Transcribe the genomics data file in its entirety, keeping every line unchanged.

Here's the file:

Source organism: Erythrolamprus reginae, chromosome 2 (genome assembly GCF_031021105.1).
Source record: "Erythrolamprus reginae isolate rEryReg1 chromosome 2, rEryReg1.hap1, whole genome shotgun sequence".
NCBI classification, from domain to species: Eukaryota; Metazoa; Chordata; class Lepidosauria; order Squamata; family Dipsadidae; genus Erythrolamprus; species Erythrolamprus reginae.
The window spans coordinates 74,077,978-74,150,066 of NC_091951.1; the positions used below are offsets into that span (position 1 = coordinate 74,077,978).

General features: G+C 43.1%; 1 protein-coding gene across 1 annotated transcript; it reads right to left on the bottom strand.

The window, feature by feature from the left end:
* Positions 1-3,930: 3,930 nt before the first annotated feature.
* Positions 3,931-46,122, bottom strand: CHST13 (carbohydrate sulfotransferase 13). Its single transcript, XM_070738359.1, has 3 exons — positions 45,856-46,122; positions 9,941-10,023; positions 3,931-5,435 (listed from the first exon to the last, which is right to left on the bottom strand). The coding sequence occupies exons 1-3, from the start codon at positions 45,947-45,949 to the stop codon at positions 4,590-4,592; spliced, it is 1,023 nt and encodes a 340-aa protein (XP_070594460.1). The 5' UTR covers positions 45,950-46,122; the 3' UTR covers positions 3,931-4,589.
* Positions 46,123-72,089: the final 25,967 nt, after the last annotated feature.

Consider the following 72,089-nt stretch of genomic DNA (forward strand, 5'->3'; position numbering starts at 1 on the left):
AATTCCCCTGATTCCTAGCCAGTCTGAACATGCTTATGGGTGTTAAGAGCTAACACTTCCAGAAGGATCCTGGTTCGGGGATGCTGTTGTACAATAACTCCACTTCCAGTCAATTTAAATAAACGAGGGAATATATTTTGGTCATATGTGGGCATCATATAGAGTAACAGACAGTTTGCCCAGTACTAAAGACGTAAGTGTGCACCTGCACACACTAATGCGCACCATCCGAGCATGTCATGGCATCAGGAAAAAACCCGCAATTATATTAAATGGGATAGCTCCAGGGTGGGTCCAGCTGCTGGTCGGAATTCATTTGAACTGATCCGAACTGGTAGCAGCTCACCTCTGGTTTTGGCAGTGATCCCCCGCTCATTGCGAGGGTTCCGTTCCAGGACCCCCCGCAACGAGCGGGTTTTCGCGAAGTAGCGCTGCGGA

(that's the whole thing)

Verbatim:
Source organism: Erythrolamprus reginae, chromosome 2 (genome assembly GCF_031021105.1).
Source record: "Erythrolamprus reginae isolate rEryReg1 chromosome 2, rEryReg1.hap1, whole genome shotgun sequence".
NCBI classification, from domain to species: Eukaryota; Metazoa; Chordata; class Lepidosauria; order Squamata; family Dipsadidae; genus Erythrolamprus; species Erythrolamprus reginae.
The window spans coordinates 74,077,978-74,150,066 of NC_091951.1; the positions used below are offsets into that span (position 1 = coordinate 74,077,978).

General features: G+C 43.1%; 1 protein-coding gene across 1 annotated transcript; it reads right to left on the bottom strand.

The window, feature by feature from the left end:
* Positions 1-3,930: 3,930 nt before the first annotated feature.
* Positions 3,931-46,122, bottom strand: CHST13 (carbohydrate sulfotransferase 13). Its single transcript, XM_070738359.1, has 3 exons — positions 45,856-46,122; positions 9,941-10,023; positions 3,931-5,435 (listed from the first exon to the last, which is right to left on the bottom strand). The coding sequence occupies exons 1-3, from the start codon at positions 45,947-45,949 to the stop codon at positions 4,590-4,592; spliced, it is 1,023 nt and encodes a 340-aa protein (XP_070594460.1). The 5' UTR covers positions 45,950-46,122; the 3' UTR covers positions 3,931-4,589.
* Positions 46,123-72,089: the final 25,967 nt, after the last annotated feature.

Consider the following 72,089-nt stretch of genomic DNA (forward strand, 5'->3'; position numbering starts at 1 on the left):
AATTCCCCTGATTCCTAGCCAGTCTGAACATGCTTATGGGTGTTAAGAGCTAACACTTCCAGAAGGATCCTGGTTCGGGGATGCTGTTGTACAATAACTCCACTTCCAGTCAATTTAAATAAACGAGGGAATATATTTTGGTCATATGTGGGCATCATATAGAGTAACAGACAGTTTGCCCAGTACTAAAGACGTAAGTGTGCACCTGCACACACTAATGCGCACCATCCGAGCATGTCATGGCATCAGGAAAAAACCCGCAATTATATTAAATGGGATAGCTCCAGGGTGGGTCCAGCTGCTGGTCGGAATTCATTTGAACTGATCCGAACTGGTAGCAGCTCACCTCTGGTTTTGGCAGTGATCCCCCGCTCATTGCGAGGGTTCCGTTCCAGGACCCCCCGCAACGAGCGGGTTTTCGCGAAGTAGCGCTGCGGA